South Africa and Egypt signed a Memorandum of Understanding on Economic Co-operation on the 2nd of August 2009.

The agreement should help us unlock the economic potential of the two countries through economic co-operation that includes industrial and technological co-operation, as well as the transfer of skills.

Our message to you as businesspeople of the two countries is that our mission is to increase investments in each other's economies. We want greater volumes of trade, and there is lots of room to achieve this goal.

South Africa provides opportunities for trade and investments in auto motive components, capital equipment, aerospace, energy, chemicals, agro-processing and ICT to name a few.

We also urge businesspeople from both countries to make use of opportunities in the continent, which will result especially from regional integration.

The SADC Free Trade Agreement, launched in August 2008, has a registered market of one hundred and seventy million people, worth three hundred and sixty billion US dollars.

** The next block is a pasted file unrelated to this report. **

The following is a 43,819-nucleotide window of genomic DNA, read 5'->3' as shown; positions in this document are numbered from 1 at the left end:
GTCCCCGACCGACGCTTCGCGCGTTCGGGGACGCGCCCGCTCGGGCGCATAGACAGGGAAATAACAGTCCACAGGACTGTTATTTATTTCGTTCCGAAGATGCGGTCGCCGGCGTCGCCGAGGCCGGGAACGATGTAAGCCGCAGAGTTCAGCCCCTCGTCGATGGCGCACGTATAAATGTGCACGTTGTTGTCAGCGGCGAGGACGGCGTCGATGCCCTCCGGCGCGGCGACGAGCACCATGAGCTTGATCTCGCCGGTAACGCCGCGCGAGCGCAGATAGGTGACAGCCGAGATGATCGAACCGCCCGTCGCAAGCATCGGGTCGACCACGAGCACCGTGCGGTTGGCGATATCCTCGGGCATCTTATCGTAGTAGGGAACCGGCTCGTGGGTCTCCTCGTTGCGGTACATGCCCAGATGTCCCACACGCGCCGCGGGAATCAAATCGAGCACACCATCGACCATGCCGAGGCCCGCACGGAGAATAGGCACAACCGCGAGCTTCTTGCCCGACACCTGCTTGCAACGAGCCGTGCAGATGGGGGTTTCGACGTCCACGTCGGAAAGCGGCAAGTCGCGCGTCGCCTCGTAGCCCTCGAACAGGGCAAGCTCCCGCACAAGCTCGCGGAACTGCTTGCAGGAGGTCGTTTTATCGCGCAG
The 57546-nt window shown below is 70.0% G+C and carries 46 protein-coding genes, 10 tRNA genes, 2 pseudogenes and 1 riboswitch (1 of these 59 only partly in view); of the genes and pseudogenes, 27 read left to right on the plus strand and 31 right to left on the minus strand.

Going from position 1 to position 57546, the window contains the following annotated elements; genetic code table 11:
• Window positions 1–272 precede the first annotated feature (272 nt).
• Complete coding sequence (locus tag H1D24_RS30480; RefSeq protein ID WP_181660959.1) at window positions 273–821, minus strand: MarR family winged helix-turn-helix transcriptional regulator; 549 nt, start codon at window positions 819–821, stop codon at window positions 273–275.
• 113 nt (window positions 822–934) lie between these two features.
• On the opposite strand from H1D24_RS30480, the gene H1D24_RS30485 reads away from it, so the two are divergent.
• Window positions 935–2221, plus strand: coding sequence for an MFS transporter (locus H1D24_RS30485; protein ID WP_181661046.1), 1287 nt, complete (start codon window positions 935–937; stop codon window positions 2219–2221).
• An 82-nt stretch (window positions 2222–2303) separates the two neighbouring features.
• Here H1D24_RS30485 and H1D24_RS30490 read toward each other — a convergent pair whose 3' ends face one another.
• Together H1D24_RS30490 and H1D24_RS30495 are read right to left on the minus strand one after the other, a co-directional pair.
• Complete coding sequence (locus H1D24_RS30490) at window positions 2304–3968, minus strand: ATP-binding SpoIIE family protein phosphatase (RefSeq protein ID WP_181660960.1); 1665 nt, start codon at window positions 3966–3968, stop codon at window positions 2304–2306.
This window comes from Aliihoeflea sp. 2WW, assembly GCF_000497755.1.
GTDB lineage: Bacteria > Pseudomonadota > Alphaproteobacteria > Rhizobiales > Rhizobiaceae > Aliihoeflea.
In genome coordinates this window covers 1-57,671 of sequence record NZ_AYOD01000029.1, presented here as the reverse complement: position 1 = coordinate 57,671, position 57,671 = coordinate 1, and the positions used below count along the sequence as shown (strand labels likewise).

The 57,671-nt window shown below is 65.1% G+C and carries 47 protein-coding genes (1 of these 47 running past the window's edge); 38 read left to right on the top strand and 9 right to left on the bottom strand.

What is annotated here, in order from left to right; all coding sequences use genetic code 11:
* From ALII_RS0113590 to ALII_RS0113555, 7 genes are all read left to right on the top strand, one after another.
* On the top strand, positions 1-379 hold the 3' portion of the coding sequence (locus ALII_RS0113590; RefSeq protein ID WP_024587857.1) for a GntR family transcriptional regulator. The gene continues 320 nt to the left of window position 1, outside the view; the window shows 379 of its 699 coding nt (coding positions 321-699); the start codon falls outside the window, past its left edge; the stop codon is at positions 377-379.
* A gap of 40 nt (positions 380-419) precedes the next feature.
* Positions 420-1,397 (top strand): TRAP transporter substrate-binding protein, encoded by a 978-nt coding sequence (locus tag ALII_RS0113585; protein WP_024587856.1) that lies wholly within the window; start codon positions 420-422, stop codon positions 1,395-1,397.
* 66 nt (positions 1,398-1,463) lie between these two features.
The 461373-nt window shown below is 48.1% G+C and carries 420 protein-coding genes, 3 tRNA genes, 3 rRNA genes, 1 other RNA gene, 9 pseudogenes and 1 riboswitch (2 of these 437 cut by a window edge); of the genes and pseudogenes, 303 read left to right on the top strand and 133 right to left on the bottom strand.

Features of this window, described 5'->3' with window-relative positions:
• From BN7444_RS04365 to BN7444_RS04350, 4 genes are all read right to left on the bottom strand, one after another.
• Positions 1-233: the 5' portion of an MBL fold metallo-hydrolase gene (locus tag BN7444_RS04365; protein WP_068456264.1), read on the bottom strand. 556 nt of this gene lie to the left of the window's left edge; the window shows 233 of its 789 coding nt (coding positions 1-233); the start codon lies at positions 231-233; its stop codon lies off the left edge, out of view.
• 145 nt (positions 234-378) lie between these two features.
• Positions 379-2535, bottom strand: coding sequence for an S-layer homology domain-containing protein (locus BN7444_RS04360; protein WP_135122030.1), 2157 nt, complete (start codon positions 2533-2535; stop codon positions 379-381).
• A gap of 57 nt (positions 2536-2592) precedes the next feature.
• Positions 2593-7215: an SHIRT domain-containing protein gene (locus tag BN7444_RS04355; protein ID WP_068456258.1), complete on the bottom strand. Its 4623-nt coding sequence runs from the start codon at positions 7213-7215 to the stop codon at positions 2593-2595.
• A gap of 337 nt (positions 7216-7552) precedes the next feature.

On the other hand, the proposed Free Trade Area encompassing COMESA, East African Community and SADC - literally from Cape to Cairo - provides a market of seven hundred million consumers.

This is an indication that a lot of work is being done in practical terms, to achieve renewal and economic development in the continent.

Africa is moving beyond conceptualisation and rhetoric, to concrete work that will help end conflicts, alleviate and ultimately eradicate poverty and create decent work that will improve the quality of life.

This is more evident with regards to the New Partnership for Africa’s Development, (NEPAD).

The July AU Summit designated some Heads of State and Government as champions of infrastructure projects in the following sectors: information and communication technologies, Transport, Energy, Water and Agriculture.

We have to see an end to the scenario where one has to fly to Europe in order to reach an African country in the North or West of Africa, within 24 hours.

Transport and communication links are therefore an apex priority.